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I definitely did NOT "accidentally" create network.cookie.lifetimePolicyd.

Note from my original post that network.cookie.lifetimePolicy requires a numerical entry, while network.cookie.lifetimePolicyd requires a True/False selection. That still leaves open the question of the function of network.cookie.lifetimePolicyd, which did NOT disappear on the "next Firefox start."

Furthermore, your statement about an entry in the about:config showing bold is ambiguous. It really means that the entry has been changed by the user.

I definitely did NOT "accidentally" create network.cookie.lifetimePolicyd. Note from my original post that network.cookie.lifetimePolicy requires a numerical entry, while network.cookie.lifetimePolicyd requires a True/False selection. That still leaves open the question of the function of network.cookie.lifetimePolicyd, which did NOT disappear on the "next Firefox start." Furthermore, your statement about an entry in the about:config showing bold is ambiguous. It really means that the entry has been changed by the user.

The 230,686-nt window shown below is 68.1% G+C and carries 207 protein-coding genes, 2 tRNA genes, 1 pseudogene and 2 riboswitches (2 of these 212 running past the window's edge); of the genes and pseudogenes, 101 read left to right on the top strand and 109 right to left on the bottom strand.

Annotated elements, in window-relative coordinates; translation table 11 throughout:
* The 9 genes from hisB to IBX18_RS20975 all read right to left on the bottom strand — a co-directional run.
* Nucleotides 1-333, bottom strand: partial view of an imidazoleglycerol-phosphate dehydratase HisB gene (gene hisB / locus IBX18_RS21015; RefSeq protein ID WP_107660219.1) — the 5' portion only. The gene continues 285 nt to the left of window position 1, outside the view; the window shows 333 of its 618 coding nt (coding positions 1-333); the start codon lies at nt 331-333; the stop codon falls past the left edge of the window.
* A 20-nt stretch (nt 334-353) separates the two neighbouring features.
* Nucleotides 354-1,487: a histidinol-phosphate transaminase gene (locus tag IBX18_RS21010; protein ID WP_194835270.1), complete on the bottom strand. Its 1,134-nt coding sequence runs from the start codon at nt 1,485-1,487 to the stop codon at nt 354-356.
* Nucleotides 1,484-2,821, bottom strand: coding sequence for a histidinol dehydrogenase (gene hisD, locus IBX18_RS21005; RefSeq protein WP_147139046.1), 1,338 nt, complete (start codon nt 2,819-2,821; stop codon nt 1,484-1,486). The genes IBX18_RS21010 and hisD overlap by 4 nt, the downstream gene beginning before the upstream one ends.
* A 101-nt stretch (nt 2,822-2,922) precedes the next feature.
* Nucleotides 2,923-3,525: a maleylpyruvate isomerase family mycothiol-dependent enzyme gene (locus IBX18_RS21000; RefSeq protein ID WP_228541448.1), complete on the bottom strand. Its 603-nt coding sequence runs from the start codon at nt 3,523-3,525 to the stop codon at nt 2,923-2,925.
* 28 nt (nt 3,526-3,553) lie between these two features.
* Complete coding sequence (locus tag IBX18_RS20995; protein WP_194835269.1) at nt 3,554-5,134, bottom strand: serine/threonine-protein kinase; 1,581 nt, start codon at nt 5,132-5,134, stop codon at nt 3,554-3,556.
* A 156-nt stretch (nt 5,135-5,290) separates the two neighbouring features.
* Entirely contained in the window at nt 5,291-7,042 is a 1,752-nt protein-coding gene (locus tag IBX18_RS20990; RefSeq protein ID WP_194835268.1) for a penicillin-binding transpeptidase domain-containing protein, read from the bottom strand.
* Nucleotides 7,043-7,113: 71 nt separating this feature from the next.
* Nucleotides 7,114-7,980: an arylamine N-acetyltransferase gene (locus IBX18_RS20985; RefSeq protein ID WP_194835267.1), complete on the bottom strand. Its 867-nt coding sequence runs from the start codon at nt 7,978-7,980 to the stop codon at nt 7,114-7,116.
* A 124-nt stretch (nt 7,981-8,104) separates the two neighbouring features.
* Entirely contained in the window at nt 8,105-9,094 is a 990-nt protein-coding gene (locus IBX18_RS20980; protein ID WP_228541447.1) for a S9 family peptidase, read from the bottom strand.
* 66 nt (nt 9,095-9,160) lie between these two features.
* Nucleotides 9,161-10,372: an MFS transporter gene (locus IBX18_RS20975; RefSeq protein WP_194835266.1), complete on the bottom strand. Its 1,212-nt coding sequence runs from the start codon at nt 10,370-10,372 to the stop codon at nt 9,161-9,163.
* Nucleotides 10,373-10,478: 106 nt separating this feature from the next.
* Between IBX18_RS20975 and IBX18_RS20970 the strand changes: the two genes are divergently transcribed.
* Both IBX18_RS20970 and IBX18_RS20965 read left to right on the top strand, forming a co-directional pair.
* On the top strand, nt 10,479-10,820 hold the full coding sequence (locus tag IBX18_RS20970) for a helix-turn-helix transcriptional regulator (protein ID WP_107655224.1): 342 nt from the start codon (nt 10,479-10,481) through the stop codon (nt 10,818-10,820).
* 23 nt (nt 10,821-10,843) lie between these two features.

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cor-el
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Did you try to reset the network.cookie.lifetimePolicyd pref to the default value (click the icon at the far right) as that is the way to remove a pref ?

As this isn't a valid pref, it will always show as bold (user set) because only valid prefs can have default value and show not bold.

Did you try to reset the <b>network.cookie.lifetimePolicyd</b> pref to the default value (click the icon at the far right) as that is the way to remove a pref ? As this isn't a valid pref, it will always show as bold (user set) because only valid prefs can have default value and show not bold.
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There is no reset icon, only Toggle and Delete (see attached image).